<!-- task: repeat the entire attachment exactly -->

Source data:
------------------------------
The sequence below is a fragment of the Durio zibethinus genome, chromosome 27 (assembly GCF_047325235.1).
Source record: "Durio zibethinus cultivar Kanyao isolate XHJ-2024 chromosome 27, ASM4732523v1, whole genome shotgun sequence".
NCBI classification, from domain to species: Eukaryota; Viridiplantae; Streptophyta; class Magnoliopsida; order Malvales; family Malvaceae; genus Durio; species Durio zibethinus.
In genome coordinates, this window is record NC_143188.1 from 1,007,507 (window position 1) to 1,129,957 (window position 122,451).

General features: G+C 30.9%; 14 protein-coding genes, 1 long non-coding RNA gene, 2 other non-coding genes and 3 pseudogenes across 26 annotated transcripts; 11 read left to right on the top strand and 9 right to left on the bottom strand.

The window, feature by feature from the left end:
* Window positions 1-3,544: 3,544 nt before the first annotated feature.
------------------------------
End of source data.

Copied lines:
The sequence below is a fragment of the Durio zibethinus genome, chromosome 27 (assembly GCF_047325235.1).
Source record: "Durio zibethinus cultivar Kanyao isolate XHJ-2024 chromosome 27, ASM4732523v1, whole genome shotgun sequence".
NCBI classification, from domain to species: Eukaryota; Viridiplantae; Streptophyta; class Magnoliopsida; order Malvales; family Malvaceae; genus Durio; species Durio zibethinus.
In genome coordinates, this window is record NC_143188.1 from 1,007,507 (window position 1) to 1,129,957 (window position 122,451).

General features: G+C 30.9%; 14 protein-coding genes, 1 long non-coding RNA gene, 2 other non-coding genes and 3 pseudogenes across 26 annotated transcripts; 11 read left to right on the top strand and 9 right to left on the bottom strand.

The window, feature by feature from the left end:
* Window positions 1-3,544: 3,544 nt before the first annotated feature.